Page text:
Merkel demands EU crisis talks after Brussels plot to make Germany cover 25% of the budget

Angela Merkel has summoned talks with French President Emmanuel Macron, Dutch prime minister Mark Rutte and European Council president Charles Michel. Germany demanded the crisis talks after a proposal from Charles Michel suggested that Germany would be forced to pay a quarter of the overall EU budget over the next seven years. Berlin already funds a fifth of the overall budget, but Mrs Merkel has refused to fund more of the budget burden during the deadlocked talks this week.

Al Jazeera’s Neave Barker said that the ongoing crisis could spell trouble for both Emmanuel Macron and Angela Merkel.

She said pointed out that the threat to the agricultural subsidies “could be harmful to Macron’s domestic leadership” amid growing protests on French streets.

Barker added: “Germany – Europe’s largest economy – contributes around a fifth of the EU budget.

“That is set to rise to a quarter in the coming years.”

JUST IN: Bettel takes swipe at Merkel at EU summit

According to the FT, the crisis talks in Brussels is a last-ditch attempt to find an extra €20bn of savings.

The summit so far has struggled to agree on paying for the bloc’s priorities for the next seven years.

There is the added concern of trying to fill a £62bn deficit left by the United Kingdom’s departure from the bloc.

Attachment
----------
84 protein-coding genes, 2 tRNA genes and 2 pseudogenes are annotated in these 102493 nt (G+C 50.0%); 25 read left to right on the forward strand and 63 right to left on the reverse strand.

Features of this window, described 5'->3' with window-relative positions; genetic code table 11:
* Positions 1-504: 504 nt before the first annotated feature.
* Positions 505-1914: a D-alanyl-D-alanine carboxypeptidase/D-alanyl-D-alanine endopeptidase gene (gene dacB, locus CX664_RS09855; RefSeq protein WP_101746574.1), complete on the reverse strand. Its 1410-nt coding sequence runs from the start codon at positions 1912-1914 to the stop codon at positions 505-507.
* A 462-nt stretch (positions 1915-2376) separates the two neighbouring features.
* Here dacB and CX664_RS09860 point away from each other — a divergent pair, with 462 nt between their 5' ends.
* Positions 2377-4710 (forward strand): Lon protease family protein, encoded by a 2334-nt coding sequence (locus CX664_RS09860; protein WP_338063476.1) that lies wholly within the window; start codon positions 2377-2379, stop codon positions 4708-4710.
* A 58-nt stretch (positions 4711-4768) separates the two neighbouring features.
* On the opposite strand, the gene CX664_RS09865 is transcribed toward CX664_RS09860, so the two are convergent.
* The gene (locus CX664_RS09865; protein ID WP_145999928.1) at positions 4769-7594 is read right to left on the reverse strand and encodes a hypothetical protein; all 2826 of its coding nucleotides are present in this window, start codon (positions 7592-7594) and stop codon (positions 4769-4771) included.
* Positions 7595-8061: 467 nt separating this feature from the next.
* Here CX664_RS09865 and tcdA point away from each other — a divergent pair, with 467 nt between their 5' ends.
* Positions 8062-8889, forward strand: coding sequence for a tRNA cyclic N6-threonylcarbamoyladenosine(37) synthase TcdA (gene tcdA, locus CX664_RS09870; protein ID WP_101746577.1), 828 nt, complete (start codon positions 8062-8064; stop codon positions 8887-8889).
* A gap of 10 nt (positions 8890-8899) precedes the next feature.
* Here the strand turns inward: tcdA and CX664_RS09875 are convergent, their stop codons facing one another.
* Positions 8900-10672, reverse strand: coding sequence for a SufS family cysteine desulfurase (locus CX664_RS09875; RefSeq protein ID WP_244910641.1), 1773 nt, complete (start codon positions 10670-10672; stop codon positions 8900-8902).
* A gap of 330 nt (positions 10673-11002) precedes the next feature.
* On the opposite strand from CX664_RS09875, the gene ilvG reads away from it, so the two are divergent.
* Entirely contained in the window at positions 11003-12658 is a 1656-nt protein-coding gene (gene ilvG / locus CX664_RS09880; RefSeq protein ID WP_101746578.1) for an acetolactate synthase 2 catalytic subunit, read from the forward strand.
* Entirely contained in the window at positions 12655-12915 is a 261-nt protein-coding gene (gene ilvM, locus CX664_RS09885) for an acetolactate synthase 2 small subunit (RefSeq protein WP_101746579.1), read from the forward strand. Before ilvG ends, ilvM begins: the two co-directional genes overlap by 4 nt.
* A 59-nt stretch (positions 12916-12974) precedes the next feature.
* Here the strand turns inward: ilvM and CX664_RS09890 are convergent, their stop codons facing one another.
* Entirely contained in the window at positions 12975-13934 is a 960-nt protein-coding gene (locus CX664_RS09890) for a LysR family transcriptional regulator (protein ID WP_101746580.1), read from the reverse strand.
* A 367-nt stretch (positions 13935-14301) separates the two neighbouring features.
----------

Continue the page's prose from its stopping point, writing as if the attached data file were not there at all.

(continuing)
Danish prime minister Mette Frederiksen said she thought a deal would not be reached this week. 

She said: “I’m willing to stay and I’m prepared to stay the whole weekend. But, no, I don’t think we are going to reach an agreement.”

Ms Frederiksen said another summit would “probably” be needed. 

The original draft budget left the German delegation infuriated.


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The German Chancellor was said to be enraged after calculations showed France would actually end up paying less into Brussels’ cash coffers.

Internal negotiating documents, seen by, show Germany would be expected to make net contributions of around £18billion (€22billion).

This is an increase of almost £8billion (€10billion) a year on what Berlin currently sends to Brussels.

Whereas France would actually be better off by almost £1.8billion (€2.2billion) compared to the last budget with a total net payment to the EU of just £11billion (€13billion).

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